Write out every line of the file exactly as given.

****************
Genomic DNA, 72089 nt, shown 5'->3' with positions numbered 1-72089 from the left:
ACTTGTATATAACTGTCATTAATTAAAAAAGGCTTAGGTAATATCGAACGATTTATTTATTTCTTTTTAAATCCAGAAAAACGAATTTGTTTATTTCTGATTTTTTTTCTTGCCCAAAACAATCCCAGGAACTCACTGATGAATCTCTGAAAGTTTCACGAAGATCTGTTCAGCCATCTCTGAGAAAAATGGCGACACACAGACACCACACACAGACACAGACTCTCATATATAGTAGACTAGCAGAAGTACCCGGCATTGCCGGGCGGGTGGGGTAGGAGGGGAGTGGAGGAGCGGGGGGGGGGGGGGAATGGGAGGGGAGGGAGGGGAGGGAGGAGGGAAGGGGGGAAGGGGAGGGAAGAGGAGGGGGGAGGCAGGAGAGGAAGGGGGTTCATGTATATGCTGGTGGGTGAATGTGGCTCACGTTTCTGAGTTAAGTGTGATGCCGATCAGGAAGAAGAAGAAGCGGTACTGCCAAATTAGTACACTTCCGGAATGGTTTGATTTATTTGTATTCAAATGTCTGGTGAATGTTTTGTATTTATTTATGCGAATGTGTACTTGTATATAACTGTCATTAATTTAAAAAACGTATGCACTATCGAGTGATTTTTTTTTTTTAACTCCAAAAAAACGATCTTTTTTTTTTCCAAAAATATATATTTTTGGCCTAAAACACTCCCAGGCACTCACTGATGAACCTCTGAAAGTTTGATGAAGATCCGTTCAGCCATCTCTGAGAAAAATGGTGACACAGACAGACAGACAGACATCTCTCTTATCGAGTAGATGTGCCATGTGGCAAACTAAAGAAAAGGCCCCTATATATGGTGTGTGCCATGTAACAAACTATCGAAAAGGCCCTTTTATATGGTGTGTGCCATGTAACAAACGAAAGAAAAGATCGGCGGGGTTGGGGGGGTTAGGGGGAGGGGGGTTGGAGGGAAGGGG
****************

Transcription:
Genomic DNA, 72089 nt, shown 5'->3' with positions numbered 1-72089 from the left:
ACTTGTATATAACTGTCATTAATTAAAAAAGGCTTAGGTAATATCGAACGATTTATTTATTTCTTTTTAAATCCAGAAAAACGAATTTGTTTATTTCTGATTTTTTTTCTTGCCCAAAACAATCCCAGGAACTCACTGATGAATCTCTGAAAGTTTCACGAAGATCTGTTCAGCCATCTCTGAGAAAAATGGCGACACACAGACACCACACACAGACACAGACTCTCATATATAGTAGACTAGCAGAAGTACCCGGCATTGCCGGGCGGGTGGGGTAGGAGGGGAGTGGAGGAGCGGGGGGGGGGGGGGAATGGGAGGGGAGGGAGGGGAGGGAGGAGGGAAGGGGGGAAGGGGAGGGAAGAGGAGGGGGGAGGCAGGAGAGGAAGGGGGTTCATGTATATGCTGGTGGGTGAATGTGGCTCACGTTTCTGAGTTAAGTGTGATGCCGATCAGGAAGAAGAAGAAGCGGTACTGCCAAATTAGTACACTTCCGGAATGGTTTGATTTATTTGTATTCAAATGTCTGGTGAATGTTTTGTATTTATTTATGCGAATGTGTACTTGTATATAACTGTCATTAATTTAAAAAACGTATGCACTATCGAGTGATTTTTTTTTTTTAACTCCAAAAAAACGATCTTTTTTTTTTCCAAAAATATATATTTTTGGCCTAAAACACTCCCAGGCACTCACTGATGAACCTCTGAAAGTTTGATGAAGATCCGTTCAGCCATCTCTGAGAAAAATGGTGACACAGACAGACAGACAGACATCTCTCTTATCGAGTAGATGTGCCATGTGGCAAACTAAAGAAAAGGCCCCTATATATGGTGTGTGCCATGTAACAAACTATCGAAAAGGCCCTTTTATATGGTGTGTGCCATGTAACAAACGAAAGAAAAGATCGGCGGGGTTGGGGGGGTTAGGGGGAGGGGGGTTGGAGGGAAGGGG